IPS associate fellow Oscar Reyes is a writer and activist focussing on climate and energy finance. His recent work includes Power to the People?, which takes a critical look at the World Bank’s Clean Technology Fund, and the co-authored Carbon Trading: how it works and why it fails. He provides research and advice on the economics and politics of climate change to various organisations, including Corporate Europe Observatory, Earthlife Africa and Friends of the Earth UK. He is also environment editor of Red Pepper, a magazine that he previously edited.
Prior to becoming an associate fellow, Oscar was a researcher with Carbon Trade Watch, the Environmental Justice project of the Transnational Institute (TNI), TNI Communications Officer, lecturer in Cultural Studies at the University of East London, lecturer in European Politics at Goldsmiths College, University of London, and co-presenter/producer of a weekly radio show on London’s Resonance FM.
He holds a BA in English Language and Literature from Somerville College, Oxford University and a Masters in Ideology and Discourse Analysis from the University of Essex.
States that invest in renewables are reaping the rewards. Those that stick to coal are courting a mining collapse.
Instead of trying to "cure" autism, we should focus on creating a friendlier, more respectful environment.
As national governments lurch to the right, a citizens coalition is Barcelona is showing how ordinary people can reclaim control of their communities.
Climate activists remain hopeful despite the potentially disastrous Trump administration.
This carbon offsetting proposal could nearly double emissions from the airline industry.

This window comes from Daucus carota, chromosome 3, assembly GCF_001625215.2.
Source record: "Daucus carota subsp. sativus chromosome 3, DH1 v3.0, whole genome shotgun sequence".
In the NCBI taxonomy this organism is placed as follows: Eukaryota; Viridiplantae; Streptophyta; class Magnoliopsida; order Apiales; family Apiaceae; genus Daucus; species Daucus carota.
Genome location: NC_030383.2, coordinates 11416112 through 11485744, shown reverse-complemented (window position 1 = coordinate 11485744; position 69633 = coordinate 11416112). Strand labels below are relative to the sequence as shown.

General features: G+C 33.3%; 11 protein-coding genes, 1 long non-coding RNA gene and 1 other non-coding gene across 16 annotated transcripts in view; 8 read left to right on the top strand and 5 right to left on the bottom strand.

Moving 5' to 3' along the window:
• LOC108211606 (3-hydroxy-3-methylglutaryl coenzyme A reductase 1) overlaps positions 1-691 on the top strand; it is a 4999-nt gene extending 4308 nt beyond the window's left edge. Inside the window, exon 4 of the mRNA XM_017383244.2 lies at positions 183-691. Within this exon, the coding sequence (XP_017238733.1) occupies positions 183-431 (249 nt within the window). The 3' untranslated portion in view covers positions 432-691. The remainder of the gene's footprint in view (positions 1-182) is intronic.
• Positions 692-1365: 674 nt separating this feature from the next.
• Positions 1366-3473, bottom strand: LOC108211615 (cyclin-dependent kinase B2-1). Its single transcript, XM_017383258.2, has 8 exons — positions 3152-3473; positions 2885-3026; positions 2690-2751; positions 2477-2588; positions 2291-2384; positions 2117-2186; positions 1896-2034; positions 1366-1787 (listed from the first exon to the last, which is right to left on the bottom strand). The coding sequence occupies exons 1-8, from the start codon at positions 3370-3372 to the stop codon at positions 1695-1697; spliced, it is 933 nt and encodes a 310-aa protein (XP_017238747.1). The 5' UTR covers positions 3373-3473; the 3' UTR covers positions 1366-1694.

Tying the fate of important climate actions to the sale of carbon permits has snatched defeat from the jaws of a broader victory in reducing greenhouse gas emissions.
The Green Climate Fund is supposed to finance the world's shift away from fossil fuels. But fossil fuel-funding banks are eager to get on board.
The 2016 vote may have been a disappointment to Spain's insurgent progressives. But they've proven they're here to stay.
Despite disappointing election results, the Podemos Party's commitment on inequality has already reshaped the Spanish political landscape.
Will the landmark UN climate deal mark a turning point in the fight against climate change? The devil's in the details.
There is a diplomatic silence over carbon trading at COP21, but a Paris climate agreement could offer a lifeline to carbon ‘offsetting’ schemes, while new rules could help build a global carbon market.
Experts from the Institute for Policy Studies available for interview from the Paris negotiations from November 30th through December 12th.
So far, UN climate change conferences have sidestepped the real business of keeping fossil fuels in the ground.
Parties linked to Spain's "Occupy" movement now lead governments in the country's three largest cities — and they're already ruffling feathers.
A recap of the UN Climate Change Conference in Lima, Peru
The developed world has pledged $9.5 billion to help fight climate change. But it's going to take hundreds of billions more.
After four years of negotiations over the framework of a new UN Green Climate Fund, countries have agreed on what are considered “essential elements” to make the Fund operational.
The latest UN report on addressing climate change reflects a strong Western bias, but it's the most comprehensive tool we've got.
Will the Green Climate Fund - the UN body tasked with funding the transition to a clean-energy, climate-resilient future in the developing world - invest in fossil fuels?
As the Green Climate Fund (GCF) Board prepares to meet in Bali, Oscar Reyes identifies some of the key issues that will shape an institution that is expected to become central in providing international climate finance.